When legislation to toughen federal protections against horse soring gained momentum last year, opponents said the proposed rule changes would decimate their walking horse show industry.
But a Murfreesboro-based walking horse group says it has found a way to thrive regardless of what becomes of those stiffer rules.
Dee Dee Miller, president of the Walking Horse Owners Association, said entries for its sanctioned shows across the country nearly doubled from 2012 to 2014. The number of shows were up, too.
“The popularity is just growing by leaps and bounds,” Miller said. “We just create a good time and a good place where everybody feels welcome and equally and fairly treated.”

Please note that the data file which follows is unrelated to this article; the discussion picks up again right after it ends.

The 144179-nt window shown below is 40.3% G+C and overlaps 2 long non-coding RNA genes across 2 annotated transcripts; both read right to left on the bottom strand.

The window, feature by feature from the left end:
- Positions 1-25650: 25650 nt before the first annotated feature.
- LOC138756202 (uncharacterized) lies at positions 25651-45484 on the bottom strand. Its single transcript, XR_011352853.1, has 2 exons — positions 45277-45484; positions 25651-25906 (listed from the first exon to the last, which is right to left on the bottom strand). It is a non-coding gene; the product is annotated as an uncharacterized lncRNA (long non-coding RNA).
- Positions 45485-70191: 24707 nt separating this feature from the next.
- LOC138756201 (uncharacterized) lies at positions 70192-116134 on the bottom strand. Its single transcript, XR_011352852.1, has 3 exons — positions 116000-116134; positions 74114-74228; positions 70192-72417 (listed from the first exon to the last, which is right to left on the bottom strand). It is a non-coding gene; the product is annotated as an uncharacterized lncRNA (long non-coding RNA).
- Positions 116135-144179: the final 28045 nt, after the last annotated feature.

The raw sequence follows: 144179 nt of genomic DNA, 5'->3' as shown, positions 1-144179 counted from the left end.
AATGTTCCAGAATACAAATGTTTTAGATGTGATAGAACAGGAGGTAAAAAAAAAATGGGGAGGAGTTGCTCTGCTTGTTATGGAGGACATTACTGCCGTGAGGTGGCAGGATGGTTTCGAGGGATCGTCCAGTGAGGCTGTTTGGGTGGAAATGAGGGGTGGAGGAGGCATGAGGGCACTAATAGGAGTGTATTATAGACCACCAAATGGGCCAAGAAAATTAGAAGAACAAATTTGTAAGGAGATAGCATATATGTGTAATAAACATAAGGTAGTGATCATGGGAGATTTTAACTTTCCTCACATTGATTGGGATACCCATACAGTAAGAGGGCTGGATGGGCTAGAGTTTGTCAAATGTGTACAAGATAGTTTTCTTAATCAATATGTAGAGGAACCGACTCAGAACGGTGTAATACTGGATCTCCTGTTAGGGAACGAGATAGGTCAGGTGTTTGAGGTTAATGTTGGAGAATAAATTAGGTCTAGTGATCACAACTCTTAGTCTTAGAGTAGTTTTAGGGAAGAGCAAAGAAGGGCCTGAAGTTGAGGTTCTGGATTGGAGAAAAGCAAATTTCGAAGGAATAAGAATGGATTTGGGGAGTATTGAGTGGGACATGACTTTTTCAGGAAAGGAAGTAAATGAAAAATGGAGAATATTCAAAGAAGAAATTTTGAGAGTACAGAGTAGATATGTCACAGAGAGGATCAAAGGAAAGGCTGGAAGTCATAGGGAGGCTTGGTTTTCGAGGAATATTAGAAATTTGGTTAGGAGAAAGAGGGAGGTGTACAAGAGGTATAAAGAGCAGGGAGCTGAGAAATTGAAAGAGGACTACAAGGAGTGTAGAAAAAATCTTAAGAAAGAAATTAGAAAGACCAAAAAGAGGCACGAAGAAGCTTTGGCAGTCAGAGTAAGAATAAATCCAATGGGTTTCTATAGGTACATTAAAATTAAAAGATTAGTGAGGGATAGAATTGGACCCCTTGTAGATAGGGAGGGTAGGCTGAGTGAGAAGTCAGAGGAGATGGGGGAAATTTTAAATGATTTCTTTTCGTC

But spectators at WHOA shows won’t see horses wearing the special shoes and metal chains that are a common sight in padded performance show rings. They’re not allowed.
Only flat-shod horses — those without materials between the hoof and shoe — are welcome to compete, Miller said. The proposed Prevent All Soring Tactics Act included a universal show ban of the pads and action devices that are used to artificially enhance the gait of a horse.
“We saw that we couldn’t be profitable with performance padded shows, but we had a great niche in the flat-shod industry,” Miller said. “If the PAST Act passes and the pads and chains were gone, the industry and the Tennessee walking horse breed will certainly survive.”
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